Hadrian and Avis renew their friendship, finding those youthful feelings quickly re-awakening. As their relationship progresses to something more, Hadrian comes to realise that while Avis may have been able to rebuild her life since the attack, she is still imprisoned by the attitude of the majority of the local community. She is regarded as a pariah, as unchaste and an unfitting mate for any man, let alone a handsome, wealthy heir to a viscountcy. Hadrian is, however, puzzled by the fact that there is still such vitriol being heaped upon Avis after twelve years. Gossip – even about such a truly terrible thing – is eventually supplanted by tittle-tattle about something else, but that doesn’t seem to have happened. Someone is keeping the scandal alive – and when that someone threatens others and overshadows Hadrian’s and Avis’ future happiness, it becomes imperative to find out just who that someone is.
Hadrian has a gentle, elegiac feel to it, which suits absolutely this story of a second chance at love by two people who have suffered in very different ways. I have yet to read all the books in this series, but in a couple I’ve found myself a little dissatisfied with certain elements. In Gabriel: Lord of Regrets, the secondary mystery was poorly developed, and in Nicholas: Lord of Secrets the reasons keeping the central characters apart were flimsy, at best. Here, however, that is not the case. The mystery element is constructed efficiently and isn’t allowed to overshadow the development of the romance. Avis’ reasons for wanting to keep Hadrian at a distance make sense, and even though perhaps she does over-react a little, given her past experiences, I think she can be forgiven for it.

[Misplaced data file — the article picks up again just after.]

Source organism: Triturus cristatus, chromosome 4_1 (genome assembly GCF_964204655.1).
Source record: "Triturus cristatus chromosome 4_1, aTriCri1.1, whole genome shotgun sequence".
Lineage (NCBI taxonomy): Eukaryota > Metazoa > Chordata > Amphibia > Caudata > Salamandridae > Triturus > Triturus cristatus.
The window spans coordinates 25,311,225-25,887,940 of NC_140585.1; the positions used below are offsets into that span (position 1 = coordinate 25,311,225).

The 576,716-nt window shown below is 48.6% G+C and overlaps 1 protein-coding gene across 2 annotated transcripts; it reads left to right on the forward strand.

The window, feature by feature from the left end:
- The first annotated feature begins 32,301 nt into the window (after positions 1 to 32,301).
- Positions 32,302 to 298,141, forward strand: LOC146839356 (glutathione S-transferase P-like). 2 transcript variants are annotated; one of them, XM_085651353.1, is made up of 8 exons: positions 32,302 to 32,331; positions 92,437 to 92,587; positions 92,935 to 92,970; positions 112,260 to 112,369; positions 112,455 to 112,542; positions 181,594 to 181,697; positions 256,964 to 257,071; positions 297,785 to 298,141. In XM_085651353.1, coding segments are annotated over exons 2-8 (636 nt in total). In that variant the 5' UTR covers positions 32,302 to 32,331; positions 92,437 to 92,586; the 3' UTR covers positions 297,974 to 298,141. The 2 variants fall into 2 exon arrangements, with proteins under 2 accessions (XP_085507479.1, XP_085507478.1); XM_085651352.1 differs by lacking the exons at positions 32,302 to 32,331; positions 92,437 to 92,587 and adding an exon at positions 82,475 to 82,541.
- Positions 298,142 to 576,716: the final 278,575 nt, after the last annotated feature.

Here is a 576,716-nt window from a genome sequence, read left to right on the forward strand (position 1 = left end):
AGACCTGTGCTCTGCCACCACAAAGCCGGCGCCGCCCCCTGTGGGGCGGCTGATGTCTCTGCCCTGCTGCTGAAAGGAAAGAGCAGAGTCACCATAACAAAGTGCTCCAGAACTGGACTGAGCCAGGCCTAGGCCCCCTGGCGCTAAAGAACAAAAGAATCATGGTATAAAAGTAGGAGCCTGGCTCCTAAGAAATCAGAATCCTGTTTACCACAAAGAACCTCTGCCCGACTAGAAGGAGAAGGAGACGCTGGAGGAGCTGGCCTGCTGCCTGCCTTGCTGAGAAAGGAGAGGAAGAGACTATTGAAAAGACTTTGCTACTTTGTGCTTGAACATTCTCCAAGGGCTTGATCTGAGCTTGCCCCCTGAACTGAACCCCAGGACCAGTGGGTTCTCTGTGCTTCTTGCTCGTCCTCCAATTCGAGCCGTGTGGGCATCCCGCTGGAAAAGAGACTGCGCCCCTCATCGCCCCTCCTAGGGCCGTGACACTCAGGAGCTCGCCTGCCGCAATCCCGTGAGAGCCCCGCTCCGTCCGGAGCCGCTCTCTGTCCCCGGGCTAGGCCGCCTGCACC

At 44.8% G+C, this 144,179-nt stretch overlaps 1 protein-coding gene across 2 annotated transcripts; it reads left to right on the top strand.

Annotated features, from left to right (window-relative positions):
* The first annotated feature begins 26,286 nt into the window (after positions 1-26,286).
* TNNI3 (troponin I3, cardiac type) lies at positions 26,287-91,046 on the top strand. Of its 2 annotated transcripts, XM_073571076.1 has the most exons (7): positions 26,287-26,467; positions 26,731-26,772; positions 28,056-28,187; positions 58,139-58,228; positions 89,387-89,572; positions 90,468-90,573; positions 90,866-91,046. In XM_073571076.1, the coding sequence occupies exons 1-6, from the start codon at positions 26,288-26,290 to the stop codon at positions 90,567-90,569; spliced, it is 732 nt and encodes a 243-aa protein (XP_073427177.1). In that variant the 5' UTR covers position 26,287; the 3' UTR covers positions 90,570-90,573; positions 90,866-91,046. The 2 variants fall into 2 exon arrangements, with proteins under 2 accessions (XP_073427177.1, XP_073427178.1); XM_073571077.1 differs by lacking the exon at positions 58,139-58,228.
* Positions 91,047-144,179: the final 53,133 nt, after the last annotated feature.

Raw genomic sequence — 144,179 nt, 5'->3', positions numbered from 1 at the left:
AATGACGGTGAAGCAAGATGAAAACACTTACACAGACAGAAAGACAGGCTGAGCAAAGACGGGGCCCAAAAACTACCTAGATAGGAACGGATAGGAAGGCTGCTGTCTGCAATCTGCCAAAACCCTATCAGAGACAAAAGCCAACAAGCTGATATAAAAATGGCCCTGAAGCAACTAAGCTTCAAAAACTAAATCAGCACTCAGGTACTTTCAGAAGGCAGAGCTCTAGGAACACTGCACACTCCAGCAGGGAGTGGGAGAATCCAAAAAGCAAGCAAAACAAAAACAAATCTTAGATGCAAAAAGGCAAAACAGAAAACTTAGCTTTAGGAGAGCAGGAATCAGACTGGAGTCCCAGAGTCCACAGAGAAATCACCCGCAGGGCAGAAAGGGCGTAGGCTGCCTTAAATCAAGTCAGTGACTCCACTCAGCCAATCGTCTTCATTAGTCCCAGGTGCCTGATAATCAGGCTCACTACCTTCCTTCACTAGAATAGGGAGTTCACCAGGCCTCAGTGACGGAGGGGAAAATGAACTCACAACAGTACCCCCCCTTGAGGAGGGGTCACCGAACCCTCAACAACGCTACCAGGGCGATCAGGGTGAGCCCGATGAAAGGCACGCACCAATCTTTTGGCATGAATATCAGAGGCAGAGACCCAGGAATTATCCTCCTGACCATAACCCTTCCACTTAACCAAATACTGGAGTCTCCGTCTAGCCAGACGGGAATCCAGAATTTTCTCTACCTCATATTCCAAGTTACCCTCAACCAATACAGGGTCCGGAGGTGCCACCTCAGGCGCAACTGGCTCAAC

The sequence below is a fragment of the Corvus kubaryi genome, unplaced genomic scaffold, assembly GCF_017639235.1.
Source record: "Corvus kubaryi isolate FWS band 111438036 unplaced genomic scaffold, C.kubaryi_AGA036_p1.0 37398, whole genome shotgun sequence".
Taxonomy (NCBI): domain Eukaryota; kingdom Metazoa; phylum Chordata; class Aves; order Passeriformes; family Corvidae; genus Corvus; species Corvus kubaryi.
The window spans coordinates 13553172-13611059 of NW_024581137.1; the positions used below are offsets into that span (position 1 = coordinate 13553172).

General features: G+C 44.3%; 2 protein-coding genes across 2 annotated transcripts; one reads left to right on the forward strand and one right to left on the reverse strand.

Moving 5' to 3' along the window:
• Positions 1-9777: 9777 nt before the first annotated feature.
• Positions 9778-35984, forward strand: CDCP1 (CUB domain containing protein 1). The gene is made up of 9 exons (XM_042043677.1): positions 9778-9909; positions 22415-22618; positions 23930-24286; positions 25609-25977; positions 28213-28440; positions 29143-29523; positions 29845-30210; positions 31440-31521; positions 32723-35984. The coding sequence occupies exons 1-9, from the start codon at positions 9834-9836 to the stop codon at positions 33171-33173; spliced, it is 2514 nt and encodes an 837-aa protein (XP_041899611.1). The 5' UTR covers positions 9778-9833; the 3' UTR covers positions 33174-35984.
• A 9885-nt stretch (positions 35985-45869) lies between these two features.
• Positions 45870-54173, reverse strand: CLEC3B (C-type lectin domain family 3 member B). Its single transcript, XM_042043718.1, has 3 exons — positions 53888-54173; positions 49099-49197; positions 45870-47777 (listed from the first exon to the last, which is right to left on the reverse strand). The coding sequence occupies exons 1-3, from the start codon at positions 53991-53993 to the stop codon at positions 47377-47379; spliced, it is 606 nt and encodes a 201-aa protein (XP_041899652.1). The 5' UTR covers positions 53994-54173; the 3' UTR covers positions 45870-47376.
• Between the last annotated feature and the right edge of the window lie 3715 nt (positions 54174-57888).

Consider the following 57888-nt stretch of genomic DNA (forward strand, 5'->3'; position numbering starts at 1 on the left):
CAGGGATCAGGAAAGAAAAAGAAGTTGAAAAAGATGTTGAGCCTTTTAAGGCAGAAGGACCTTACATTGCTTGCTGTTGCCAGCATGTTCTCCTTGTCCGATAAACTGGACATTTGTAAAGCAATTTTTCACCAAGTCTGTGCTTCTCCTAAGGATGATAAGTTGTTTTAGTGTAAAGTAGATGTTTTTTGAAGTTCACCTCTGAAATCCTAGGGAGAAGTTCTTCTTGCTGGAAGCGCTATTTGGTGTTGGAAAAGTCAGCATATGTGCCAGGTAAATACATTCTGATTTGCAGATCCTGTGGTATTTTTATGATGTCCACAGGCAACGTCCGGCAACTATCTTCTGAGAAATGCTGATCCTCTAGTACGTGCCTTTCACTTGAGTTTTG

As with so many of the other books in this series – and her books in general – Ms Burrowes has not only written a tender romance, she has penned another of those close male friendships at which she also excels. Avis’ steward, Ashton Fenwick, and Hadrian are initially wary of each other, Hadrian mistrusting Fen’s casual, openly flirtatious manner towards Avis and Fen being wary of the interloper. Yet they bond over horseflesh, sheep-shearing, hay-gathering, the depth of their friendship lying comfortably beneath the barbs and veiled insults with which they frequently regale each other. In fact, I was reminded somewhat of the friendship between Beckman Haddonfield and Gabriel North in Beckman (fourth in the series), which is probably my favourite of its type in all of Ms Burrowes’ rapidly expanding oeuvre.
Hadrian is beautifully written; the author’s style is lush and almost musical at times, and while I can agree with some of the criticisms I see levelled at her books (a degree of repetition and the intrusion of various Americanisms) I certainly won’t decry her wonderful use of language, or her ability to write a story in which the emotions are deeply felt and which really speak to the reader. The characterisations of all the principal characters are strong, although Avis’ companion was perhaps drawn a little heavy-handedly; and I liked the way she portrayed Harold and the glimpses we got of his relationship with his lover.
I believe Hadrian is the last of the Lonely Lords – for now. Ms Burrowes has stated on her website that she has plans for at least three more books in the series. Perhaps the delay will enable me to catch up with the half-dozen I’ve yet to read. If they’re all as good as this one, I’ve got some enjoyable reading matter stored up on my Kindle.